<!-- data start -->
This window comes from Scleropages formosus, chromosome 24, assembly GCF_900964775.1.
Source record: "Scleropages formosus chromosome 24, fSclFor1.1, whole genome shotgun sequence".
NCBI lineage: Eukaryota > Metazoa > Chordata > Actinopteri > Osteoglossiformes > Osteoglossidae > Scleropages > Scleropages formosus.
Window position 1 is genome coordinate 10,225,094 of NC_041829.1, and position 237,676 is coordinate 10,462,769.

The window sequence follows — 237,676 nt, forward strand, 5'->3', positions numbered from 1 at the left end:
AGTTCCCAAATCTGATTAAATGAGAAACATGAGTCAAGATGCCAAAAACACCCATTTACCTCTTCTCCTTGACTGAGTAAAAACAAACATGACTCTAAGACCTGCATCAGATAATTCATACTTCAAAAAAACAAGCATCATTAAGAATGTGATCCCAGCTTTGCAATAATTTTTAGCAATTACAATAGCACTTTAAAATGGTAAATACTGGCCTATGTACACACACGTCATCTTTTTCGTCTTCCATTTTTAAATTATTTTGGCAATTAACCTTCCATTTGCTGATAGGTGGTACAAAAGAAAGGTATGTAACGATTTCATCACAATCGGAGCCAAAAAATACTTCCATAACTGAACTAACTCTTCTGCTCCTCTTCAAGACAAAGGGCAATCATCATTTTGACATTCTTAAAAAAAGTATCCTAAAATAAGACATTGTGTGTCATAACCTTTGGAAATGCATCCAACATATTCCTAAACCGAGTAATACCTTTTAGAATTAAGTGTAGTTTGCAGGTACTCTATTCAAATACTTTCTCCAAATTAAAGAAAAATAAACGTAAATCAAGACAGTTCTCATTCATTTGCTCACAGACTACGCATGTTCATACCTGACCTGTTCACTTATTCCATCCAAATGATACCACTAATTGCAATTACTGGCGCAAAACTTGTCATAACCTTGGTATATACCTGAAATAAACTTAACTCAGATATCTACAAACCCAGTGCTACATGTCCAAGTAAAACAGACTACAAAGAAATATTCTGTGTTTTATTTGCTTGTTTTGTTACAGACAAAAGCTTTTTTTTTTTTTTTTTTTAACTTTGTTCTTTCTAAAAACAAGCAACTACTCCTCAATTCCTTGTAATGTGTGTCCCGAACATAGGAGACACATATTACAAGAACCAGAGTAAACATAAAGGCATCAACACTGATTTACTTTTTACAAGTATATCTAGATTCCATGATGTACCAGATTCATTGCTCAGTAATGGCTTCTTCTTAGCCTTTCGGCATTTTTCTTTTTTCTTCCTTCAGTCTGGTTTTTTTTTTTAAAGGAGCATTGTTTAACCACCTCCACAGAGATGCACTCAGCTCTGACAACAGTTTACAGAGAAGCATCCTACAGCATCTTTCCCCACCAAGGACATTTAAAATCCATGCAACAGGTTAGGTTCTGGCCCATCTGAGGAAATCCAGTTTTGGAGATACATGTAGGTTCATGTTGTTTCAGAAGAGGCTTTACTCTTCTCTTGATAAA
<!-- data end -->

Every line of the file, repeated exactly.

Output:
This window comes from Scleropages formosus, chromosome 24, assembly GCF_900964775.1.
Source record: "Scleropages formosus chromosome 24, fSclFor1.1, whole genome shotgun sequence".
NCBI lineage: Eukaryota > Metazoa > Chordata > Actinopteri > Osteoglossiformes > Osteoglossidae > Scleropages > Scleropages formosus.
Window position 1 is genome coordinate 10,225,094 of NC_041829.1, and position 237,676 is coordinate 10,462,769.

The window sequence follows — 237,676 nt, forward strand, 5'->3', positions numbered from 1 at the left end:
AGTTCCCAAATCTGATTAAATGAGAAACATGAGTCAAGATGCCAAAAACACCCATTTACCTCTTCTCCTTGACTGAGTAAAAACAAACATGACTCTAAGACCTGCATCAGATAATTCATACTTCAAAAAAACAAGCATCATTAAGAATGTGATCCCAGCTTTGCAATAATTTTTAGCAATTACAATAGCACTTTAAAATGGTAAATACTGGCCTATGTACACACACGTCATCTTTTTCGTCTTCCATTTTTAAATTATTTTGGCAATTAACCTTCCATTTGCTGATAGGTGGTACAAAAGAAAGGTATGTAACGATTTCATCACAATCGGAGCCAAAAAATACTTCCATAACTGAACTAACTCTTCTGCTCCTCTTCAAGACAAAGGGCAATCATCATTTTGACATTCTTAAAAAAAGTATCCTAAAATAAGACATTGTGTGTCATAACCTTTGGAAATGCATCCAACATATTCCTAAACCGAGTAATACCTTTTAGAATTAAGTGTAGTTTGCAGGTACTCTATTCAAATACTTTCTCCAAATTAAAGAAAAATAAACGTAAATCAAGACAGTTCTCATTCATTTGCTCACAGACTACGCATGTTCATACCTGACCTGTTCACTTATTCCATCCAAATGATACCACTAATTGCAATTACTGGCGCAAAACTTGTCATAACCTTGGTATATACCTGAAATAAACTTAACTCAGATATCTACAAACCCAGTGCTACATGTCCAAGTAAAACAGACTACAAAGAAATATTCTGTGTTTTATTTGCTTGTTTTGTTACAGACAAAAGCTTTTTTTTTTTTTTTTTTTAACTTTGTTCTTTCTAAAAACAAGCAACTACTCCTCAATTCCTTGTAATGTGTGTCCCGAACATAGGAGACACATATTACAAGAACCAGAGTAAACATAAAGGCATCAACACTGATTTACTTTTTACAAGTATATCTAGATTCCATGATGTACCAGATTCATTGCTCAGTAATGGCTTCTTCTTAGCCTTTCGGCATTTTTCTTTTTTCTTCCTTCAGTCTGGTTTTTTTTTTTAAAGGAGCATTGTTTAACCACCTCCACAGAGATGCACTCAGCTCTGACAACAGTTTACAGAGAAGCATCCTACAGCATCTTTCCCCACCAAGGACATTTAAAATCCATGCAACAGGTTAGGTTCTGGCCCATCTGAGGAAATCCAGTTTTGGAGATACATGTAGGTTCATGTTGTTTCAGAAGAGGCTTTACTCTTCTCTTGATAAA